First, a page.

Every day the Sun crosses the sky, rising in the east and setting in the west, but in detail its path is different every time. If it is winter, or if you live in the north, the Sun is lower and stays closer to the southern horizon. While the time of year and the location have similar effects, they act independently on the overall path. The Sun’s path is unique for your place and time.
You can see the sunpath today at your location; the default is the perspective of looking toward the southern horizon.
The autumnal equinox is tonight (in North America), but in Pyramid Point (a place close to the equator in the Pacific), the equinox will occur Thursday, close to noon, when the Sun will be almost overhead.
In other parts of the world, the Sun’s path is better viewed looking straight up to the zenith.
In the tropics, there will be a time of year when the Sun is directly overhead, making the horizon view difficult to visualize. Well, not precisely overhead. For a given position, the Sun is overhead if the Sun’s declination is the same as the latitude at the precise moment of solar noon. In other words, it basically never happens that the Sun is directly overhead. However, one notable near-exception is on the day of the vernal or autumnal equinox, when the Sun, as viewed from the equator, rises from almost exactly due east, passes over the zenith directly overhead, and sets at almost exactly due west.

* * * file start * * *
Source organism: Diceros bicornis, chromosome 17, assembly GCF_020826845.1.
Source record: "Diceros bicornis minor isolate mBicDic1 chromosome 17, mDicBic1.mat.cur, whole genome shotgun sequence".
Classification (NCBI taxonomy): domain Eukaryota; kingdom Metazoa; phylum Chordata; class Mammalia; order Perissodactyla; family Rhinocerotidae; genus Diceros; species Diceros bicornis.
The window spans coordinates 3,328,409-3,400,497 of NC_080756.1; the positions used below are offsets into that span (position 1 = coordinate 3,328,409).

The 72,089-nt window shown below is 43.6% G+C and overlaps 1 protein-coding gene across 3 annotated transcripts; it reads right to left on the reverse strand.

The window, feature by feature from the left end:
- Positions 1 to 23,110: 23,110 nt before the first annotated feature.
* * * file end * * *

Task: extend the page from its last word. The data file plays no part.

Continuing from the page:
An orthogonal path can be seen near a midnight Sun situation like in Reykjavik on June 21, 2010.
Or near polar night:
Each path is unique in detail, but not every geometry is possible because Earth’s rotation is very close to uniform, and because the obliquity also does not change very much. But from other places in our solar system, other sunpaths are possible; like from Uranus, one could see the Sun rotating close to the zenith because of its lopsided obliquity. Many bodies do not even rotate along a consistent axis, and from them anything is possible.
So check out the Sun’s path on Wolfram|Alpha, then go out and enjoy the day. There never will be another one quite like it.